After weeks of silence about the demonstrations in downtown New York and across the country, some of Wall Street biggest bankers are speaking up about the protests and the criticisms being leveled at them. The reaction comes just days after the protestors marched to the houses of J.P. Morgan's Jamie Dimon and hedge fund manager John Paulson.
A great deal of anger has been directed at the profits of the banking industry since the onset of the recession. One of the focal points of Occupy Wall Street, and of the like-minded protests that have emerged throughout the country, is precisely this discontent with the earnings of banks, particularly during a period of such economic duress for the rest of the country. But the quarterly reports from the banks have been showing that they've taken considerable losses over the past three months.
For years we've been moving away from using paper and coins to pay for goods, and toward a cashless society. Now many people use debit cards as a convenient way to shop. But news from the Bank of America yesterday could change the way people feel about that. The banking giant announced it would impose a new monthly fee of $5 for checking accounts that use debit cards. Other banks are likely to follow suit. Why are we seeing increased banking charges and what can consumers do about it?
Economists are predicting yet another week of drama in the Global financial markets. European leaders continue to disagree on the best way to handle the sovereign debt crisis and bail out Greece and other countries needing financial assistance. Meanwhile in the U.S., President Obama hopes his new jobs act will set the economy on a path to recovery — if Congress passes it. All this uncertainty in the political arena does nothing to help steady the markets, which continue to be extremely erratic. The month of August saw stocks in the Standard & Poor’s 500 index lurching hundreds of points within individual days and making huge swings in the course of a week.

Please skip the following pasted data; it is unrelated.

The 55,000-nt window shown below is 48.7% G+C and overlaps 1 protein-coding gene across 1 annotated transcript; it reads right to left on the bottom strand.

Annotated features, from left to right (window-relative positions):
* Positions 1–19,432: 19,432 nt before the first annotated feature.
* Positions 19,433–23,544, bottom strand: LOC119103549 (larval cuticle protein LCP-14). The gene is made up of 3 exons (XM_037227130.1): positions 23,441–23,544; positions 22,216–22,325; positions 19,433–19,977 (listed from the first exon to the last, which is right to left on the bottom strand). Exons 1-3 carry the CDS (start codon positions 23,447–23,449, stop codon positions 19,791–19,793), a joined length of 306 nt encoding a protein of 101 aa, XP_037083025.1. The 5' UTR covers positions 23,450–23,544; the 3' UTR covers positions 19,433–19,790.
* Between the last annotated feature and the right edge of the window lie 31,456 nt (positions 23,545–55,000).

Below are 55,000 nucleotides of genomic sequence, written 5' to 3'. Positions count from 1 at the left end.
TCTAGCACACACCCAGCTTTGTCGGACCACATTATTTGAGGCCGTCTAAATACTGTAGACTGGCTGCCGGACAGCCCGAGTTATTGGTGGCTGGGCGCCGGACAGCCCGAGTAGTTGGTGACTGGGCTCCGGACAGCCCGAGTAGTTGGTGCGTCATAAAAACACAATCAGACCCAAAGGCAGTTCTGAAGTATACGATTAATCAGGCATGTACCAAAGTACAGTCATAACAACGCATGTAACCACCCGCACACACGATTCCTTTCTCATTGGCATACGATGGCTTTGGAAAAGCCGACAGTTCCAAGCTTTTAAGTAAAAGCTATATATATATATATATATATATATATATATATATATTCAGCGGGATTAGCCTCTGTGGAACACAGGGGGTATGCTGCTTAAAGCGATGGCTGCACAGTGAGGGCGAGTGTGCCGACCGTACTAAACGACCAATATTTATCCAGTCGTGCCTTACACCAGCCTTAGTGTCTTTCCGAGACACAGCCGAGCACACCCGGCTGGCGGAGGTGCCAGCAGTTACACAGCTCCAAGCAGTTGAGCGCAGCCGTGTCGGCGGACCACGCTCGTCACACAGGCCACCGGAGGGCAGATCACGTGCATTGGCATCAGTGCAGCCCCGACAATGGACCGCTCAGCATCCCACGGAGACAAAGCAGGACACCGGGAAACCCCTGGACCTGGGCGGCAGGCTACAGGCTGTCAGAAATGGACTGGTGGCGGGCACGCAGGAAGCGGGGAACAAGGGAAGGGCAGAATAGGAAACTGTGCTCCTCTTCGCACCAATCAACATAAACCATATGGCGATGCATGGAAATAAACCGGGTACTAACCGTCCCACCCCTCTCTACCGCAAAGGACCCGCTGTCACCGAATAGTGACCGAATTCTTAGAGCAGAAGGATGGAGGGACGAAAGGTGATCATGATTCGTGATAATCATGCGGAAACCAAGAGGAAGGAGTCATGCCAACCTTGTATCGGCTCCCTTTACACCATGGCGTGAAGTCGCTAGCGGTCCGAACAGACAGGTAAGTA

It's Monday morning, which means it's time to take a look at what's on the agenda for the week ahead. President Obama will be preparing his Labor Day speech on the economy this week, and after after Hurricane Irene's chaotic visit to the East Coast, leaving billions of dollars in damage behind, he may have to rethink what he's going to say. Irene hit at a time when the U.S. economy is continuing to slump and millions are jobless. Unemployment figures will be out on Friday, and the Congressional Budget Office is predicting that employment will not return to normal levels until 2017. Meanwhile Greece, may not receive a bailout from the European Union, as Finland hesitates to approve it. All EU members must approve the bailout, for it to go into effect.